Critically Endangered Animals

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The International Union for the Conservation of Nature and Natural Resources' (IUCN) Red List of Threatened Species (also known as the IUCN Red List or Red Data List) is the most comprehensive listing of the conservation status of animal and plant species globally. It is based upon a set of criteria to evaluate the extinction risk of thousands of species and subspecies. These standards are deemed relevant to all species and all regions of the world.

The IUCN Red List is assessed by the Species Survival Commission, overseen by the Biodiversity Assessments Sub-Committee (BASC). The list is made in order to raise awareness and concern on worldwide biodiversity.

In 4 May 2006 an updated Red List was released, which included the list of critically endangered animals found in the Philippines. The list included the following fauna.

Critically Endangered Animals of the Philippines

  • Philippine Eagle (Pithecophaga jefferyi). Also known as the "Monkey-eating Eagle' or "Haribon," the Philippine Eagle is one of the rarest, largest and most powerful birds of the world. Its population is rapidly declining, with an estimated population of around 250 mature individuals. This bird is endemic to the Philippines.
  • Isabela Oriole (Oriolus isabellae). The Isabela Oriole is endemic to Luzon, with populations spotted in the province of Bataan and in the northeast parts of the island. The destruction of lowland forests is assumed to be the main threat to the bird's existence.
  • Dwarf Pygmy Goby (Pandaka pygmaea). Pandaka pygmaea, one of the world's smallest fishes in terms of mass, was discovered in Malabon River in Metro Manila. In 1996 it was assessed to be critically endangered.
  • Visayan Warty Pig (Sus cebifrons). This pig species can be found only in the islands of Visayas, and thus, faces challenges to their survival in the wild, such as having a limited area to escape from predators, and the possible presence of invasive species.
  • Mt. Isarog Striped Rat (Chrotomys gonzalesi) . This rodent is endemic to Mount Isarog in Northern Luzon, and is threatened by continuous habitat destruction.
  • Philippine Cockatoo (Cacatua haematuropygia). This bird, identifiable by its red feathers around its vent, is endemic to the Philippines. Its population suffered a massive decline due to habitat destruction and trapping for cage-bird trade.
  • Mindoro Bleeding-heart. (Gallicolumba platenae). Endemic to the island of Mindoro, this species of bleeding-heart has an extremely small and fragmented population. Habitat destruction and illegal trade contribute to their population decline.
  • Hawksbill Sea Turtle (Eretmochelys imbricata). Continuous hunting and capture causes population decline in hawksbill sea turtle, despite its wide distribution. In the Philippines, hatchlings were sighted in the island of Boracay. {{fix-{{#switch:{{{style}}}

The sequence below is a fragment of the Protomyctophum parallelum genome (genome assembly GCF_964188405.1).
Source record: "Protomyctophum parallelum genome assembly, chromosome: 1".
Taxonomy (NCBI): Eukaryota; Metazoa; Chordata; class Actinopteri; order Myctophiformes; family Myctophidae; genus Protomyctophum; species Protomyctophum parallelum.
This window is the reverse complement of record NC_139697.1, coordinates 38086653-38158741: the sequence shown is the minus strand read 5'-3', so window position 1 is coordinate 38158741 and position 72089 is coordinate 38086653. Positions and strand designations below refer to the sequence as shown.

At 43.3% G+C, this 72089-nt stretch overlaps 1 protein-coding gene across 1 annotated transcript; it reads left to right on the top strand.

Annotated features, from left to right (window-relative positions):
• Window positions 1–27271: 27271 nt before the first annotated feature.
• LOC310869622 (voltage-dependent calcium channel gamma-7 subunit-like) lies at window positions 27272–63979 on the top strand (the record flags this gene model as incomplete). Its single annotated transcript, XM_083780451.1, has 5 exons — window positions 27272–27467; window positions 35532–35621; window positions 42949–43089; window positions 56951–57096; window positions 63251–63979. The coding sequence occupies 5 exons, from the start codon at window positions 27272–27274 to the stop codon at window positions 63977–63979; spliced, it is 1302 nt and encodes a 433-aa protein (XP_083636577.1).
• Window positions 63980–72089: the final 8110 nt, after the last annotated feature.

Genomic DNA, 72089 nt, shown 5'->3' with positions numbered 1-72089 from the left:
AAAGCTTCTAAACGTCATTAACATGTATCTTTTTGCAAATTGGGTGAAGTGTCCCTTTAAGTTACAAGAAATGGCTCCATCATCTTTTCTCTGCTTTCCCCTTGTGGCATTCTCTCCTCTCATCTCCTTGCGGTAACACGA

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  • Philippine Bare-backed Fruit Bat (Dobsonia chapmani). This bat is found in the islands of Negros and Cebu, where they survive in small numbers. Continued conversion of forests into sugar plantations negatively affect their species count.
  • Tamaraw (Bubalus mindorensis). The tamaraw is a small hoofed animal endemic to the island of Mindoro. It is the only bovine endemic to the Philippines, and the country's largest native land animal.
  • Island Forest Frog (Platymantis insulata). This frog species is endemic to the South Gigante Island in central Philippines. Shifting agriculture and limestone quarrying are among the reasons identified which contribute to its decline.
  • Risiocnemis seidenschwarzi. This damselfly species is endemic to Cebu, where an insect population was found near a stream. However, continued pollution of its habitat is threatening the insect's existence.
  • Pait (Puntius amarus). Pait is one of the many ray-finned fishes identified as critically endangered in Lake Lanao. Some researchers even suggest the species' extinction.{{fix-{{#switch:{{{style}}}

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  • Cebu Flowerpecker (Dicaeum quadricolor). The Cebu flowerpecker is a small passerine bird endemic to Cebu. It was feared to have become extinct, but a population was rediscovered in 1992.
  • Sulu Hornbill (Anthracoceros montani). One of the most threatened species in the country, the Sulu Hornbill is endemic to the tiny island of Sulu in Mindanao. It is highly threatened by the destruction of forests and uncontrolled hunting.

To view complete list, go to the Critically endangered species category.

Reference